Adopting a dog can be a big responsibility. Dogs require food, exercise, socialisation and veterinary care. Adopting a blind dog can be even more challenging. A blind dog is a dog who has no vision. Although a blind dog that is cared for properly can live a long and happy life, it's important to understand that he will need extra care.
Before adopting a blind dog, it is important to be 100 per cent sure about your decision. It's not fair to the dog to bring him home only to bring him back again. This will only confuse him. Depending on the agency you adopt from, you may be asked to sign an adoption contract. PetPlace.com notes, "Some things you may need to agree to in contract include proper medical care (spay/neuter, vaccines, parasite prevention, etc.), providing a fenced yard, promising that if you ever need to surrender the pet you will bring it back to the place of contract, not changing the pet's name (if he already has one), etc."
It's important to have patience after taking home a blind dog. Blind dogs will rely on you for help. You may need to guide your dog through the house for a while until he gets familiar with the new environment.
Before adopting, keep in mind that just because a dog is blind does not mean he is completely helpless. According to PetPlace, a dog trusts his sense of sight the least. He can hear sounds over a greater distance and a wider range of frequencies than humans can.
Bringing a blind dog into your home does not come without risks. You may have potential dangers at home, which you need to always be aware of if you choose to adopt a blind dog. Barriers will need to placed over hot tubs and around pools. In addition, fireplaces, open stairways, balconies, and decks need to be blocked. Lastly, anything around the house with sharp objects and edges should be removed or covered if your dog has access to it.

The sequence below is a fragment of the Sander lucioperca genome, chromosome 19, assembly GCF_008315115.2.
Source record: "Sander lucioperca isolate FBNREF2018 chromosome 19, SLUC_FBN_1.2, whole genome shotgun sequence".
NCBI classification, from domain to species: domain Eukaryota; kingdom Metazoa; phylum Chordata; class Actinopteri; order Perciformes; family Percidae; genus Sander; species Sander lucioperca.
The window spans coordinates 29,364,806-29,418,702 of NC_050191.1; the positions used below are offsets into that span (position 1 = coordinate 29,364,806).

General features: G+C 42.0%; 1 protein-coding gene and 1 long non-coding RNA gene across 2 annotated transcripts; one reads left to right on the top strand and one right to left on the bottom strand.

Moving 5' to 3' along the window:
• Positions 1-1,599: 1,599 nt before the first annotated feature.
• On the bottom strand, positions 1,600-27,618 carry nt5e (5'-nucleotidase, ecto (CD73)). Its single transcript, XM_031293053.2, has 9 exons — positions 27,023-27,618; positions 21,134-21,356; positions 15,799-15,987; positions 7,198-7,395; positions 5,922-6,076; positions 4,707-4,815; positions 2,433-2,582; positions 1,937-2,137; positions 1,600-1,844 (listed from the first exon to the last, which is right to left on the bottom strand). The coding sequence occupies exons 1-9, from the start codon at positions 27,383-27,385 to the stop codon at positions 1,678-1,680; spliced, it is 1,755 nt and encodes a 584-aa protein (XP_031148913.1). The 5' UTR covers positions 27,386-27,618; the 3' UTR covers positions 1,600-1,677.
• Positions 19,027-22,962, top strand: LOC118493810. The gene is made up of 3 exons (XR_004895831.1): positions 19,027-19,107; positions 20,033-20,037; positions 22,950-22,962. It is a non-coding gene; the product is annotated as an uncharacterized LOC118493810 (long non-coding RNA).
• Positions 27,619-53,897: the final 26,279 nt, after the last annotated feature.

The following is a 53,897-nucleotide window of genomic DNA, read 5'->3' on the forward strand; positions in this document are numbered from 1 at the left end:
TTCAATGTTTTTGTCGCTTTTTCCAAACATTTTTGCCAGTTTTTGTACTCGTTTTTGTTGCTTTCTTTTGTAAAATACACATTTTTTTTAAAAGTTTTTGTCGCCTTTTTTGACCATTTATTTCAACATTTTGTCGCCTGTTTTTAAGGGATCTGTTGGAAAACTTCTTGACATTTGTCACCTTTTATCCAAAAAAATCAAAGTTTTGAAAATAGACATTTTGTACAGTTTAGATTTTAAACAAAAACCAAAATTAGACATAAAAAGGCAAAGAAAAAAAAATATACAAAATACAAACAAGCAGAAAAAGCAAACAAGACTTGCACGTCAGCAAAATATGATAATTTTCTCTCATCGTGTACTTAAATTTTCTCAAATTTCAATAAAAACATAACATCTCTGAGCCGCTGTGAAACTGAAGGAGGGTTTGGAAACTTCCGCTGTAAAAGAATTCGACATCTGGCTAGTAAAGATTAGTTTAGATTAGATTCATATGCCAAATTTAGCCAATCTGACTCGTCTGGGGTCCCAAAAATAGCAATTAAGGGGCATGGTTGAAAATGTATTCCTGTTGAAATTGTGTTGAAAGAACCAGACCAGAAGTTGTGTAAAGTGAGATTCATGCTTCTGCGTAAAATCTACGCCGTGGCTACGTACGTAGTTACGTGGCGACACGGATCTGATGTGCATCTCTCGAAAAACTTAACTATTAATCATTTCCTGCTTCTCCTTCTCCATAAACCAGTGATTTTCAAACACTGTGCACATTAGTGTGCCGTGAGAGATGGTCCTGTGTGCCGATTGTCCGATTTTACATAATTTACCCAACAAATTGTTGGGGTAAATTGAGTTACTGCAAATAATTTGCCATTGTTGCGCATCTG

If you have never adopted a blind dog before, you should understand that you may need to make changes in your regular routine to accommodate your special needs dog. Before you bring him home, provide the dog with something that has your scent on it. This will get him familiar with your smell. Once he is home you may consider attaching a bell to your shoe or tying one around your ankle so your dog can hear where you are. In order to prevent excess barking when no one is home, leave a TV or radio on playing softly. This will be soothing and comforting for him. Don't move around furniture, as your dog is trying to adjust to the layout of your home and may get confused if his layout has changed. In addition, teach your dog new words to learn that will help him adjust to the layout. Words such as "step up," "step down," "easy," or "careful" may be beneficial. Speak to your dog before petting him as it could startle him if he's unaware that you are near. Lastly, socialisation is very important, as dogs that are blind may be fearful. Socialising with people and other animals will help him overcome his fears, as well as letting him know someone is around.
Just like any other dog, a blind dog can also give you a lot of joy. PetPlace notes, "For giving them a good home, they will pay you back every day with unconditional love, a wagging tail to warm your heart, and all their silly dog antics to keep you laughing."
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